From: Simon Phipp (email@example.com)
Date: Fri 15 May 1998 - 14:29:46 EEST
> Anyone know anything about canonisation in
> Malkioni Churches BTW? How does it work?
Personally, I think that Malkioni have to HeroQuest to become Saints,
although their HeroQuests would perhaps differ from theist HeroQuests
(see Nick Brooke's ideas on Western HeroQuesting). Once the
prospective Saint had achieved Sainthood through his Quests, he could
then help others attain Solace. Before he achieved Sainthood, he may
well be able to perform miracles etc. as by-products of the Quests,
after all what is a miracle but a magical event, exactly the kind of
thing found on HeroQuests.
> Could a dead Wizard be elevated to the
> Sainthood, for instance, by his old buddies,
> in exchange for future miracles in their favour?
No, I believe that achieving Sainthood is a personal act. Of course,
someone who has achieved Sainthood may well NOT be accepted as a
Saint by certain sects, in which case more HeroQuests/Proofs would
need to be performed in order to gain acceptance. Arkat is not
accepted by many Hrestoli sects, nor is Rokar. People need to have
achieved Sainthood in order to be revered as Saints. Don't forget
that in Glorantha, the world is magical so things like Sainthood are
real in a different way than in the Real World.
> What magical (Blasphemy! Um; I meant Miraculous)
> processes are involved?=
HeroQuests to become Saints. I cannot think of any examples where
people are elevated to Sainthood after death without having done the
work beforehand. Even Xemela (? Hrestol's Mother) cured a terrible
plague, presumably through some Quest, and could then transfer the
benefits learned to others after she had died.
Having said that, Malkion himself was never a Saint in the true sense
because I do not think that Saints existed before Hrestol showed his
new Way. Therefore, Malkion was revered as a Saint without having
made himself one. However, since he was a Prophet of the Invisible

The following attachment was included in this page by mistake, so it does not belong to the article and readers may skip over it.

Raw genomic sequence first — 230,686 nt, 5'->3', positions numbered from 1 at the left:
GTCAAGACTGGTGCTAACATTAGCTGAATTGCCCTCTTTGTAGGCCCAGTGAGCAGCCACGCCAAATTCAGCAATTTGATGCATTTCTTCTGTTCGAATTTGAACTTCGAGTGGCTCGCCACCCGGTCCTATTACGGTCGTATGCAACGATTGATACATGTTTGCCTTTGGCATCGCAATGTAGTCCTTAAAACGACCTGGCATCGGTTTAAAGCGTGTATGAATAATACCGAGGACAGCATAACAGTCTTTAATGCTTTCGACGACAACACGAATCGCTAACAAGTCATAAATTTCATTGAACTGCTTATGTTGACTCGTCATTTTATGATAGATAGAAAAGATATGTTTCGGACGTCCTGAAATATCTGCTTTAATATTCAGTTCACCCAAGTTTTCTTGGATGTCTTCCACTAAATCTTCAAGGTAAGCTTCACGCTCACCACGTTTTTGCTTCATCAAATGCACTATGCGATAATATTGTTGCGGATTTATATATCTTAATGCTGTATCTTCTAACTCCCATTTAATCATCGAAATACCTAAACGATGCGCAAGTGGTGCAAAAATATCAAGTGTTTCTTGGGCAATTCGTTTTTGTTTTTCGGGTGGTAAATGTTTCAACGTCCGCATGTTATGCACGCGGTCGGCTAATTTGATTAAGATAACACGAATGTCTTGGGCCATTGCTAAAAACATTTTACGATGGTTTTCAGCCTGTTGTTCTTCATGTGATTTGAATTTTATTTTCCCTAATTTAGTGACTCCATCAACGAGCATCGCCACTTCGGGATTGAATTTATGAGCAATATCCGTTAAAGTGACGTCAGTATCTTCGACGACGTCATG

God, he would have had Quests of his own and would probably have been
a Saint in Waiting. All IMO, of course.
> What if something nasty happened to Waha worshippers and something
> brilliant happened to the Basmoli, so that the Basmoli were
> considerably more numerous and powerful than Waha followers. Could
> the Basmoli then HQ into the myth and change it in this way (i.e.
> pretty fundamentally)?
In my opinion, the God Plane can be described in this way:
Each HeroQuest made in the God Plane has an effect on the God Plane.
Think of the God Plane as a flat surface and each HeroQuest as making
a mark on the God Plane, inscribing a pattern in the surface.
Powerful HeroQuests make deeper and wider gouges. God Quests make
huge canyons in the God Plane surface.
Now imagine HeroQuest A having a certain effect. This marks out a
pattern A which people can now follow. Imagine a HeroQuestor making a
modification to this path, creating HeroQuest B. This also makes a
pattern in the God Plane. If these are weak HeroQuests then pattern A
will be about as deep as pattern B and people will generally be able
to follow either Quest.
Imagine the case when Pattern A is like a Grand Canyon. Pattern B
needs to be very deep and wide, otherwise it is overwhelmed by
Pattern A. Repeating HeroQuests strengthen them and tend to make the
Pattern deeper and stronger.
In the case of the Tada/Basmol quest, the Quest where Tada kills
Basmol is very deep. Any new Quest would be virtually insignificant.
The new Quest would be strengthened by Questing, but each time the
new Quest failed, it would strengthen the Tada kills Basmol Quest.
This is why it is very hard to change established deeds by major
deities in the God Time. It is also why changing minor deeds by
demigods or spirits is relatively easy and why the God Learners were
useful - they made small changes to demigods at first, only
afterwards trying to make larger changes.
There is a paradox in this in that when two conflicting Quests exist,
EACH ARE TRUE, although the truth of the stronger Quest is self
evident through Questing.
Therefore, I would say that answer 3 is the most correct - it is very
difficult to change the mythic nature of this particular God Time
> 3) Question isn't valid. While the myth continues in its current
> form, Basmol worshippers can _never_ get the upper hand on Waha
> The Basmoli
> know this happened. They may want to try and bring Basmol back, but
> how can they put their full, unconditional, committed support behind
> somehting they _know_ is a lie? It's doomed to failiure from the
I certainly wouldn't go that far. It is possible, just extremely
> In theyalan terms, it's a violation of the compromise.
Not at all. I am not sure whether Waha and Basmol are powerful enough
to be part of the Compromise. After all, Waha was walking around
fighting Pavis in Prax during the Second Age.
> whole of Basmoli culture and history since Basmol's death would
> unravell and lose it's cohesion.
Not at all. If the Quest succeeded and Basmol was proven not to have
been killed, the future generations of Basmoli would look back at
their ancestors and say "It is a shame that our ancestors spent their
lives thinking that Basmol had been killed. We are lucky that we
found out that he was not killed and that he is with us." In the far
future, they may well forget that Basmol was ever thought to have
been killed. If the Basmol escapes Tada Quest became super-dominant
then people would be amazed that anyone tried to perform the Tada
kills Basmol Quest as it was doomed to failure so why bother.
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